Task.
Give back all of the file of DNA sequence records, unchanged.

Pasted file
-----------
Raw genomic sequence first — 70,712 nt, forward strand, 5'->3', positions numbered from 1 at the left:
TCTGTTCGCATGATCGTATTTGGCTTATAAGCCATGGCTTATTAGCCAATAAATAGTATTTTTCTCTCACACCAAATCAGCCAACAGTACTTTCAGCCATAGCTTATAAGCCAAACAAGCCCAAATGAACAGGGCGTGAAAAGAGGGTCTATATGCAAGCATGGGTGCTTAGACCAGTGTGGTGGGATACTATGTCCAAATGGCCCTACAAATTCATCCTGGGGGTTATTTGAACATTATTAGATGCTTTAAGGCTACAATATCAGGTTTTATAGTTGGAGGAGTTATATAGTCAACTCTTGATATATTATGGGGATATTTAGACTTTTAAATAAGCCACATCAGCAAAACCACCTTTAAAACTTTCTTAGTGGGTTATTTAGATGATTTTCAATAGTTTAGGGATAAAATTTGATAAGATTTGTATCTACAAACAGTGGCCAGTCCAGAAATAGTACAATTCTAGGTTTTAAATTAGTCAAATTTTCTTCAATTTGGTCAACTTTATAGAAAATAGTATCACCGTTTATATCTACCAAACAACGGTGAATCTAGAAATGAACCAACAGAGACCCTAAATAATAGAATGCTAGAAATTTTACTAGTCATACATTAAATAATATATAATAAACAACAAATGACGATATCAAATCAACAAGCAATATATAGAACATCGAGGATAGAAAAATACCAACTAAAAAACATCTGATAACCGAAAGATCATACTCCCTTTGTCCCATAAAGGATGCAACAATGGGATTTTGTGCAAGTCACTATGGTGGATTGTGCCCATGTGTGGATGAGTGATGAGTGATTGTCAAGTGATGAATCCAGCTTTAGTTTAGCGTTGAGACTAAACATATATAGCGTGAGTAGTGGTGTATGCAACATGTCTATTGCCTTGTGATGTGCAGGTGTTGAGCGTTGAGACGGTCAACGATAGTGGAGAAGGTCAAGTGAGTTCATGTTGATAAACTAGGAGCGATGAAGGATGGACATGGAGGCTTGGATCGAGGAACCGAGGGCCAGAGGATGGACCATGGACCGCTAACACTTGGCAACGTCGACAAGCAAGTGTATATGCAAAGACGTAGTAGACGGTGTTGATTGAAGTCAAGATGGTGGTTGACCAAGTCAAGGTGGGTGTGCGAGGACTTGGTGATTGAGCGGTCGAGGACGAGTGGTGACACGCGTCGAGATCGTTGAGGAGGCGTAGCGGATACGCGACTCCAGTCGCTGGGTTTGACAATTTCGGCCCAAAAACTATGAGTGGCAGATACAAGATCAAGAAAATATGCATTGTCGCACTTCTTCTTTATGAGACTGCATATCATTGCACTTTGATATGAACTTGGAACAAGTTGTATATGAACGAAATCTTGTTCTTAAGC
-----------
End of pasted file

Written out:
Raw genomic sequence first — 70,712 nt, forward strand, 5'->3', positions numbered from 1 at the left:
TCTGTTCGCATGATCGTATTTGGCTTATAAGCCATGGCTTATTAGCCAATAAATAGTATTTTTCTCTCACACCAAATCAGCCAACAGTACTTTCAGCCATAGCTTATAAGCCAAACAAGCCCAAATGAACAGGGCGTGAAAAGAGGGTCTATATGCAAGCATGGGTGCTTAGACCAGTGTGGTGGGATACTATGTCCAAATGGCCCTACAAATTCATCCTGGGGGTTATTTGAACATTATTAGATGCTTTAAGGCTACAATATCAGGTTTTATAGTTGGAGGAGTTATATAGTCAACTCTTGATATATTATGGGGATATTTAGACTTTTAAATAAGCCACATCAGCAAAACCACCTTTAAAACTTTCTTAGTGGGTTATTTAGATGATTTTCAATAGTTTAGGGATAAAATTTGATAAGATTTGTATCTACAAACAGTGGCCAGTCCAGAAATAGTACAATTCTAGGTTTTAAATTAGTCAAATTTTCTTCAATTTGGTCAACTTTATAGAAAATAGTATCACCGTTTATATCTACCAAACAACGGTGAATCTAGAAATGAACCAACAGAGACCCTAAATAATAGAATGCTAGAAATTTTACTAGTCATACATTAAATAATATATAATAAACAACAAATGACGATATCAAATCAACAAGCAATATATAGAACATCGAGGATAGAAAAATACCAACTAAAAAACATCTGATAACCGAAAGATCATACTCCCTTTGTCCCATAAAGGATGCAACAATGGGATTTTGTGCAAGTCACTATGGTGGATTGTGCCCATGTGTGGATGAGTGATGAGTGATTGTCAAGTGATGAATCCAGCTTTAGTTTAGCGTTGAGACTAAACATATATAGCGTGAGTAGTGGTGTATGCAACATGTCTATTGCCTTGTGATGTGCAGGTGTTGAGCGTTGAGACGGTCAACGATAGTGGAGAAGGTCAAGTGAGTTCATGTTGATAAACTAGGAGCGATGAAGGATGGACATGGAGGCTTGGATCGAGGAACCGAGGGCCAGAGGATGGACCATGGACCGCTAACACTTGGCAACGTCGACAAGCAAGTGTATATGCAAAGACGTAGTAGACGGTGTTGATTGAAGTCAAGATGGTGGTTGACCAAGTCAAGGTGGGTGTGCGAGGACTTGGTGATTGAGCGGTCGAGGACGAGTGGTGACACGCGTCGAGATCGTTGAGGAGGCGTAGCGGATACGCGACTCCAGTCGCTGGGTTTGACAATTTCGGCCCAAAAACTATGAGTGGCAGATACAAGATCAAGAAAATATGCATTGTCGCACTTCTTCTTTATGAGACTGCATATCATTGCACTTTGATATGAACTTGGAACAAGTTGTATATGAACGAAATCTTGTTCTTAAGC